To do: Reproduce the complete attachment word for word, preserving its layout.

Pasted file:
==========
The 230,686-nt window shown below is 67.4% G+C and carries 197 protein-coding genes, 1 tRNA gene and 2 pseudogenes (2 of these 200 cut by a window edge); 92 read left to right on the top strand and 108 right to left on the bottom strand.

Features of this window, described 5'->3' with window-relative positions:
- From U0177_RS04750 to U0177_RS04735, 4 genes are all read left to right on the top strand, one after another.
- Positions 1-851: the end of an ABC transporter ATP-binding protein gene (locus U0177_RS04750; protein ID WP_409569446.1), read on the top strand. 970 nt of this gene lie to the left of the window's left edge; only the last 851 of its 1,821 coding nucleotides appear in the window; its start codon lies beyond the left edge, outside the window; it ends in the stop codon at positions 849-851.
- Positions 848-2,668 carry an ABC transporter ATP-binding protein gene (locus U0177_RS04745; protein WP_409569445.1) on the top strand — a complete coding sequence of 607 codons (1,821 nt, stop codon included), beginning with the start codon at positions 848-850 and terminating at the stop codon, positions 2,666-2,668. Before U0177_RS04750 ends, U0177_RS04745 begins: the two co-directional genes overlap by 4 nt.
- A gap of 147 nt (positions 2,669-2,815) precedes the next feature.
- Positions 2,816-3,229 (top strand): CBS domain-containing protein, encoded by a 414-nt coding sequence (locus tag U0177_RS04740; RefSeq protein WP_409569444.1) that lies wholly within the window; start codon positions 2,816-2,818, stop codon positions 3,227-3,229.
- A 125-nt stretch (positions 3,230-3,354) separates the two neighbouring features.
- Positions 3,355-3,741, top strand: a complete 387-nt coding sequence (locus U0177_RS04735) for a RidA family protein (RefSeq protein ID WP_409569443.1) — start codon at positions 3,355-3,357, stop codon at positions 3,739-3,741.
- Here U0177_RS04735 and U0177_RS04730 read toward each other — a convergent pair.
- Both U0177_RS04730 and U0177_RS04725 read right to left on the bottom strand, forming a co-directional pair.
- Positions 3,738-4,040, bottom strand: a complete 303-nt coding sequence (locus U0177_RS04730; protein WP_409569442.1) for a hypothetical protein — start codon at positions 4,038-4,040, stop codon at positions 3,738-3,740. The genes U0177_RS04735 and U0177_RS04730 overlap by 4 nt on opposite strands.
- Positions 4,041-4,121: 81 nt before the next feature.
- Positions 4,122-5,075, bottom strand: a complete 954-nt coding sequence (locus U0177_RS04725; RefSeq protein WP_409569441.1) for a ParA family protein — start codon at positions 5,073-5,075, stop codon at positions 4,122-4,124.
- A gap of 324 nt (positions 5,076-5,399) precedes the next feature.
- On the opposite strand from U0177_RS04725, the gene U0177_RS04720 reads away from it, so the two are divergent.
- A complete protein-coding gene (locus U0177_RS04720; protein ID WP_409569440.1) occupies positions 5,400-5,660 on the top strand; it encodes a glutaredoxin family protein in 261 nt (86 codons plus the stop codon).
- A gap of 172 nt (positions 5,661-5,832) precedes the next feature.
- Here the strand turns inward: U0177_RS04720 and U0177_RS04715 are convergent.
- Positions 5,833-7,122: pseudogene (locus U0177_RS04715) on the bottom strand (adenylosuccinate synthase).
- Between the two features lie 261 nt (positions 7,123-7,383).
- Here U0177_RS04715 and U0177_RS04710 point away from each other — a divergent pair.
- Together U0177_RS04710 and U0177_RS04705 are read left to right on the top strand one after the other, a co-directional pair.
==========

The 230,686-nt window shown below is 67.4% G+C and carries 197 protein-coding genes, 1 tRNA gene and 2 pseudogenes (2 of these 200 cut by a window edge); 92 read left to right on the top strand and 108 right to left on the bottom strand.

Features of this window, described 5'->3' with window-relative positions:
- From U0177_RS04750 to U0177_RS04735, 4 genes are all read left to right on the top strand, one after another.
- Positions 1-851: the end of an ABC transporter ATP-binding protein gene (locus U0177_RS04750; protein ID WP_409569446.1), read on the top strand. 970 nt of this gene lie to the left of the window's left edge; only the last 851 of its 1,821 coding nucleotides appear in the window; its start codon lies beyond the left edge, outside the window; it ends in the stop codon at positions 849-851.
- Positions 848-2,668 carry an ABC transporter ATP-binding protein gene (locus U0177_RS04745; protein WP_409569445.1) on the top strand — a complete coding sequence of 607 codons (1,821 nt, stop codon included), beginning with the start codon at positions 848-850 and terminating at the stop codon, positions 2,666-2,668. Before U0177_RS04750 ends, U0177_RS04745 begins: the two co-directional genes overlap by 4 nt.
- A gap of 147 nt (positions 2,669-2,815) precedes the next feature.
- Positions 2,816-3,229 (top strand): CBS domain-containing protein, encoded by a 414-nt coding sequence (locus tag U0177_RS04740; RefSeq protein WP_409569444.1) that lies wholly within the window; start codon positions 2,816-2,818, stop codon positions 3,227-3,229.
- A 125-nt stretch (positions 3,230-3,354) separates the two neighbouring features.
- Positions 3,355-3,741, top strand: a complete 387-nt coding sequence (locus U0177_RS04735) for a RidA family protein (RefSeq protein ID WP_409569443.1) — start codon at positions 3,355-3,357, stop codon at positions 3,739-3,741.
- Here U0177_RS04735 and U0177_RS04730 read toward each other — a convergent pair.
- Both U0177_RS04730 and U0177_RS04725 read right to left on the bottom strand, forming a co-directional pair.
- Positions 3,738-4,040, bottom strand: a complete 303-nt coding sequence (locus U0177_RS04730; protein WP_409569442.1) for a hypothetical protein — start codon at positions 4,038-4,040, stop codon at positions 3,738-3,740. The genes U0177_RS04735 and U0177_RS04730 overlap by 4 nt on opposite strands.
- Positions 4,041-4,121: 81 nt before the next feature.
- Positions 4,122-5,075, bottom strand: a complete 954-nt coding sequence (locus U0177_RS04725; RefSeq protein WP_409569441.1) for a ParA family protein — start codon at positions 5,073-5,075, stop codon at positions 4,122-4,124.
- A gap of 324 nt (positions 5,076-5,399) precedes the next feature.
- On the opposite strand from U0177_RS04725, the gene U0177_RS04720 reads away from it, so the two are divergent.
- A complete protein-coding gene (locus U0177_RS04720; protein ID WP_409569440.1) occupies positions 5,400-5,660 on the top strand; it encodes a glutaredoxin family protein in 261 nt (86 codons plus the stop codon).
- A gap of 172 nt (positions 5,661-5,832) precedes the next feature.
- Here the strand turns inward: U0177_RS04720 and U0177_RS04715 are convergent.
- Positions 5,833-7,122: pseudogene (locus U0177_RS04715) on the bottom strand (adenylosuccinate synthase).
- Between the two features lie 261 nt (positions 7,123-7,383).
- Here U0177_RS04715 and U0177_RS04710 point away from each other — a divergent pair.
- Together U0177_RS04710 and U0177_RS04705 are read left to right on the top strand one after the other, a co-directional pair.